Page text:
Bookpeople’s Banquette


One of the early restaurants to stake a claim in what over the past decade it helped establish as the Flatiron district, L’acajou is a lunchtime fave where uptown and downtown publishing meet. A long bar presumably crafted from the eponymous mahogany invites impromptu conversations among strangers, while booths in the dining area offer relative privacy in a fortuitous commingling of conviviality and seclusion, and the $9.50 lunchtime soup and salad and $21 prix fixe are increasingly attractive bargains in these days of small presses and overall expense-account parsimony. But L’acajou serves a communal function in the evening too, welcoming neighborhood residents and cash-clutching survivors of the malling of Sixth Avenue. The $27.50 prix fixe dinner, available until 8 p.m., is the perfect showcase for an unpretentiously classic menu that is definitely worth a detour.

My francophile mom joined me on my first visit and immediately decided on the three-course bonanza, starting with a scrumptious potato-and-leek soup that was not the usual parmentier, but rather bits and chunks of veggies in a mossy broth. I selected the terrine de jarret de boeuf ($7.50), which proved a sizable slab of pulled beef imprisoned in a rich jelly: primal perfection, especially when coupled with tartly toothsome cornichons, a smear of Dijon’s best, and crusty slices of country bread. My friend picked delicately at her dew-fresh mesclun, saving herself for the precisely à point steak ($26) that was perfect in pink and thin, crisp frites complete with the optional sauce rouge the restaurant has waiting for ketchup diehards. I copped out with a well-executed frisée ($7.50) topped with a huge pile of richly porky pig bits. Mom’s trout special, selected from among the four main courses the prix fixe offered, swam again, this time in a lake of brown butter with a topping of toasted almonds. Splendidly simple, it was enough to have her feigning fluency so she could compliment the waitress in French. She loved her crème caramel as well, although I found my blood orange soufflé in vanilla sauce slightly insipid, one of the few times the place fell short of its own standards of excellence.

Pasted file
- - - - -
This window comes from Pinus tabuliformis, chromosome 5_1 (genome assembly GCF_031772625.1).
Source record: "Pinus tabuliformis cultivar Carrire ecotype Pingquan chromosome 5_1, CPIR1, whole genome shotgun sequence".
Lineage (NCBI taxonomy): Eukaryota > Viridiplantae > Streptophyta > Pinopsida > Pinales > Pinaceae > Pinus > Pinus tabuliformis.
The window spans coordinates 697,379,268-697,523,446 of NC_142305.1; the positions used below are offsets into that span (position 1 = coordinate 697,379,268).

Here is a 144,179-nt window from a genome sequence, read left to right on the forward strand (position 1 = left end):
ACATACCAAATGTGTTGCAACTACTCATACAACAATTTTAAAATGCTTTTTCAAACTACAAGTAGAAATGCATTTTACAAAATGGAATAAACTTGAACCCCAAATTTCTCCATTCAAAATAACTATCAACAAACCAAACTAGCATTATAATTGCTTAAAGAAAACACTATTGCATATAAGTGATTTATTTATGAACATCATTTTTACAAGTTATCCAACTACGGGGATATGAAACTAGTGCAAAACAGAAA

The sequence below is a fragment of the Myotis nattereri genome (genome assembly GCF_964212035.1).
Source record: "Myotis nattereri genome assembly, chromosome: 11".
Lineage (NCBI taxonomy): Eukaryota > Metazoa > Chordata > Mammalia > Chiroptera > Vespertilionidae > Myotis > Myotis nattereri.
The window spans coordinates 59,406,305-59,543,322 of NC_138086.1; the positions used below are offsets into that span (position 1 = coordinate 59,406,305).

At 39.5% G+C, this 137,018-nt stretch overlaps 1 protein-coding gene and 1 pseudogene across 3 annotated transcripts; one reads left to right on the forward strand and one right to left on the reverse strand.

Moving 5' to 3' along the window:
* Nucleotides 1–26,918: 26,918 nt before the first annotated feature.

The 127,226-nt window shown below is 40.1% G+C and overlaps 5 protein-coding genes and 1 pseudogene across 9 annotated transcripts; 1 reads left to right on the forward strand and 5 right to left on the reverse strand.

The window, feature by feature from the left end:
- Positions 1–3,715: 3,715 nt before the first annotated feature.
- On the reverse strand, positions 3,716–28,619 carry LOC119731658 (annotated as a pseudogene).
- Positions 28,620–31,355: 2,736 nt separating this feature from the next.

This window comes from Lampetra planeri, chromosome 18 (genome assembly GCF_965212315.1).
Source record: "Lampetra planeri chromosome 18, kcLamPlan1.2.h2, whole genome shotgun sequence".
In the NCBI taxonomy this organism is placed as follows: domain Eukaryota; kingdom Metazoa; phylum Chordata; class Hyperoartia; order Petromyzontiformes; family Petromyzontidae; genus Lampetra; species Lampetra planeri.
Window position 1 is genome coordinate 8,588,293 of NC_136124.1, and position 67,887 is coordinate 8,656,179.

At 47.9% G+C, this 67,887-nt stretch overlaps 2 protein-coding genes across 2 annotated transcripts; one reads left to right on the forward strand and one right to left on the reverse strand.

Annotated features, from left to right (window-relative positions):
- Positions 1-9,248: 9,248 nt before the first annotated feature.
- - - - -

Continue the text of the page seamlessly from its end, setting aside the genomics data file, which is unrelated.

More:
When I returned, the trout was no longer available, and the waitress had an accent more Guinness than Gallic. I found my thrill, however, in a sautéed Dover sole ($26) that was almost good as the trout, but sans appetizer and dessert. The soupe du jour was a surprising puree of eggplant and potato with a hint of cumin for colonial style. Fluffy pucks of goat cheese drizzled with a roasted red pepper coulis topped toasted baguette rounds ($9.50) and were the perfect foil for a piquant tapenade. A roasted cod whose mild flesh was toned up with hazelnut butter and the muted zing of roasted garlic ($19.50) took one friend’s fancy. The other selected a darkly flavored calf’s liver in a stygian puddle of Armagnac, onions, and chanterelles ($18.50) that proved the chef had earned his toque. Not wanting to spoil the afterglow from my sole, I ended with twin globes of grapefruit-Campari and blood orange sorbet ($5), while my friends indulged in a better-than-average crème brûlée ($6) and a velvetly decadent wedge of chocolate cake ($6). Not the usual display of gastronomic pyrotechnics that have come to symbolize Gallic cuisine, the food at L’acajou is simply and satisfyingly stellar.

Archive Highlights